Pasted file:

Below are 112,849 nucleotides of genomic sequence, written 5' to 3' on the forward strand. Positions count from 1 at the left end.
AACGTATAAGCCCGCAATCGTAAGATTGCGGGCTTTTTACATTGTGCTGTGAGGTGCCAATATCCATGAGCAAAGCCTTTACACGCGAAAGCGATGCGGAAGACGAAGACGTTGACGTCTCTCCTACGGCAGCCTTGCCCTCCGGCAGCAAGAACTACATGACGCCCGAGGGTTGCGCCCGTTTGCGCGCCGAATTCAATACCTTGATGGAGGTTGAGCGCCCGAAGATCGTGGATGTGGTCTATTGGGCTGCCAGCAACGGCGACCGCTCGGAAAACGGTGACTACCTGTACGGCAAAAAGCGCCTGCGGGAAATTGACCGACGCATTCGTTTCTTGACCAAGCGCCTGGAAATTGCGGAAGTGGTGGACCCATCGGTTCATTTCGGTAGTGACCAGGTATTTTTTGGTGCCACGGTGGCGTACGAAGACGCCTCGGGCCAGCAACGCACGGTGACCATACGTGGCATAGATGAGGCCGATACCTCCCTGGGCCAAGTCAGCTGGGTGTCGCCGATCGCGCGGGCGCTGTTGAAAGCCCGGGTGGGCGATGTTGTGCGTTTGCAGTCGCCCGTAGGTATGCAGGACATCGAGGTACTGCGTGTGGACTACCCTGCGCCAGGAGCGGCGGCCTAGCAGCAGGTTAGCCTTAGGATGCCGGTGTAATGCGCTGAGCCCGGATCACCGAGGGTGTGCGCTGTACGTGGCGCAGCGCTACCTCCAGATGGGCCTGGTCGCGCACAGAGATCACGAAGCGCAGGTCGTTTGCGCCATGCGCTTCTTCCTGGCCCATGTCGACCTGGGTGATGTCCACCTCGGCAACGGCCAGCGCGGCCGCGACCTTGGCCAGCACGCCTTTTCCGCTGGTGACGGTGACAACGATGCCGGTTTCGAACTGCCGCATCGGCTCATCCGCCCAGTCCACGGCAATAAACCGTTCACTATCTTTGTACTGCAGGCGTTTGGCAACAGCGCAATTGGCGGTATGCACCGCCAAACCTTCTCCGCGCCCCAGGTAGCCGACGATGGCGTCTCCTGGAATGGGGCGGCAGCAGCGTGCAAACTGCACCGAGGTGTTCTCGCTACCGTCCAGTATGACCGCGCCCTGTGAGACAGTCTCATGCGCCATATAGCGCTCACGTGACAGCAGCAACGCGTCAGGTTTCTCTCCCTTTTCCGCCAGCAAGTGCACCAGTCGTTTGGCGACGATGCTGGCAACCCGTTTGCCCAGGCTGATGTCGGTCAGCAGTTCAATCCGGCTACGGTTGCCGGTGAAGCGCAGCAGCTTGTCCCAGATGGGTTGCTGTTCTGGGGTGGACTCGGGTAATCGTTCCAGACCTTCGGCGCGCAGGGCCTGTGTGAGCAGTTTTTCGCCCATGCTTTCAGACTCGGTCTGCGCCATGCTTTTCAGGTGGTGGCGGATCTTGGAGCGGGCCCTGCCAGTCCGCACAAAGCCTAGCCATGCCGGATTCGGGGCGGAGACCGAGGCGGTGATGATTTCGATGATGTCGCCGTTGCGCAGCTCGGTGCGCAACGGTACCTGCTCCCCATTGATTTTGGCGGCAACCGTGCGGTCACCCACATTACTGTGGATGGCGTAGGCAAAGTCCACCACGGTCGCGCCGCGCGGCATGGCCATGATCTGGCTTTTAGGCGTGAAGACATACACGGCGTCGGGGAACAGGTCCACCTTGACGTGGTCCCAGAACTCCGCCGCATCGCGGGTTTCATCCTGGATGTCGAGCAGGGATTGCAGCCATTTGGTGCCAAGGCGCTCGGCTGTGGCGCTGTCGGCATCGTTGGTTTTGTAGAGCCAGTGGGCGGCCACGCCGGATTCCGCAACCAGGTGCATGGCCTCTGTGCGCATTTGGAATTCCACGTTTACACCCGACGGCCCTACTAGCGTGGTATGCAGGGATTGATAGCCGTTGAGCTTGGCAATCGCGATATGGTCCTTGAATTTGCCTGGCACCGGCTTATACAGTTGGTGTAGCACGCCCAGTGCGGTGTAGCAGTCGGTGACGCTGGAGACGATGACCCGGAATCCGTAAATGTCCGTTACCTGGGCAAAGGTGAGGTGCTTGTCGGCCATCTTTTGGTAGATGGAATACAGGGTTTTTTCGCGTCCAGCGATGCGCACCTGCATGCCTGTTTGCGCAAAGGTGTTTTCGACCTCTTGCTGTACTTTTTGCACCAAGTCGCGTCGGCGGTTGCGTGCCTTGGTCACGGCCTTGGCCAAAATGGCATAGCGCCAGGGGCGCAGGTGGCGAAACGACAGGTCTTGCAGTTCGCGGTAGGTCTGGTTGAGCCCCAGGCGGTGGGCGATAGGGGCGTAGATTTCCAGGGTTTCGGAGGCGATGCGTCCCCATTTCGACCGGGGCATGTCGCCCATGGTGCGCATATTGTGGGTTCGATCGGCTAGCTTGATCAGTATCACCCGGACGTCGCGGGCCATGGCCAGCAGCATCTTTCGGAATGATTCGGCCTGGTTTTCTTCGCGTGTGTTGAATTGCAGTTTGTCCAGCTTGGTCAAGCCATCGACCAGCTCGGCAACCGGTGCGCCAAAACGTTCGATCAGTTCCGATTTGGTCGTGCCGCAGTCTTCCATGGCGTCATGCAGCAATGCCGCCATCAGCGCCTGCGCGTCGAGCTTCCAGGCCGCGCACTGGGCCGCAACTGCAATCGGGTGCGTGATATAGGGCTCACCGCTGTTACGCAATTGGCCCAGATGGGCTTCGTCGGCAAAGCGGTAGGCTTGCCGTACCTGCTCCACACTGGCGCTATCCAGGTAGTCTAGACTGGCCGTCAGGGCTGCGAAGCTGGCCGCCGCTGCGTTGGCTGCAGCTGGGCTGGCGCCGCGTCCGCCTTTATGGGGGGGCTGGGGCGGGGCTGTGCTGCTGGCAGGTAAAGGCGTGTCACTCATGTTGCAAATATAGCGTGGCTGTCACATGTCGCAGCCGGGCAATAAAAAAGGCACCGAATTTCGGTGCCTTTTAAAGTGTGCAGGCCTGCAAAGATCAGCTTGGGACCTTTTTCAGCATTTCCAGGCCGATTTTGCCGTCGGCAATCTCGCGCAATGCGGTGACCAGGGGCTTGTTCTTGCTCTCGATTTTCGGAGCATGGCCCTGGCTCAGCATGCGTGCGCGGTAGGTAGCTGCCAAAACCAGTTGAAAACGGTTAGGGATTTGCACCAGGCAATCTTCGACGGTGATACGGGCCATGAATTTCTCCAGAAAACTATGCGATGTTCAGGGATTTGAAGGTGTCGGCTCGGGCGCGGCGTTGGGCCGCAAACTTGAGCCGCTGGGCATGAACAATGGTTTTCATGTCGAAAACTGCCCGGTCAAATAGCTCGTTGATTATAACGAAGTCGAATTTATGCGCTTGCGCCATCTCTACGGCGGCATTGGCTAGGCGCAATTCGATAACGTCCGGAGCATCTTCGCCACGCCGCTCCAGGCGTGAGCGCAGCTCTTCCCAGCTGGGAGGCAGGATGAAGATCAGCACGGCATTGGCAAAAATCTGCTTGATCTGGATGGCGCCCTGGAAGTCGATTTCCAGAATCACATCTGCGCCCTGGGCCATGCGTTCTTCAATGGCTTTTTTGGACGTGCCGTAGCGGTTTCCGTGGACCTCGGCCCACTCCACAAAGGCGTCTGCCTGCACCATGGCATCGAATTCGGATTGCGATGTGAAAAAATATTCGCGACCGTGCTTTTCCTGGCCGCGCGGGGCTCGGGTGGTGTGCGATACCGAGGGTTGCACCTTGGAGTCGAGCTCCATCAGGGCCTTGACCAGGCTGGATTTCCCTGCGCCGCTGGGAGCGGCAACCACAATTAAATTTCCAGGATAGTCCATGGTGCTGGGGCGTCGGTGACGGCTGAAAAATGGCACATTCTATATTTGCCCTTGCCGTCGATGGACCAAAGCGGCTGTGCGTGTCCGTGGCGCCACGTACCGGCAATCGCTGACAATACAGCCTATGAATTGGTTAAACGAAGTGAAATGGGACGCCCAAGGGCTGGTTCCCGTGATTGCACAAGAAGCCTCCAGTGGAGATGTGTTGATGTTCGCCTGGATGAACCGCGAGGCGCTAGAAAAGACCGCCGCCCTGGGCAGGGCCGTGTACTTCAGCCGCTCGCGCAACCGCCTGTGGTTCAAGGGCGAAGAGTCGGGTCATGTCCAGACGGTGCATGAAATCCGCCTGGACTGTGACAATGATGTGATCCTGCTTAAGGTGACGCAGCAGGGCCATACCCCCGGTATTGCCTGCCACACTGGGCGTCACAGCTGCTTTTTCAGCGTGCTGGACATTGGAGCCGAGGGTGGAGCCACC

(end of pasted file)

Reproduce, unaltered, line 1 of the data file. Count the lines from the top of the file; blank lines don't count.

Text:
Below are 112,849 nucleotides of genomic sequence, written 5' to 3' on the forward strand. Positions count from 1 at the left end.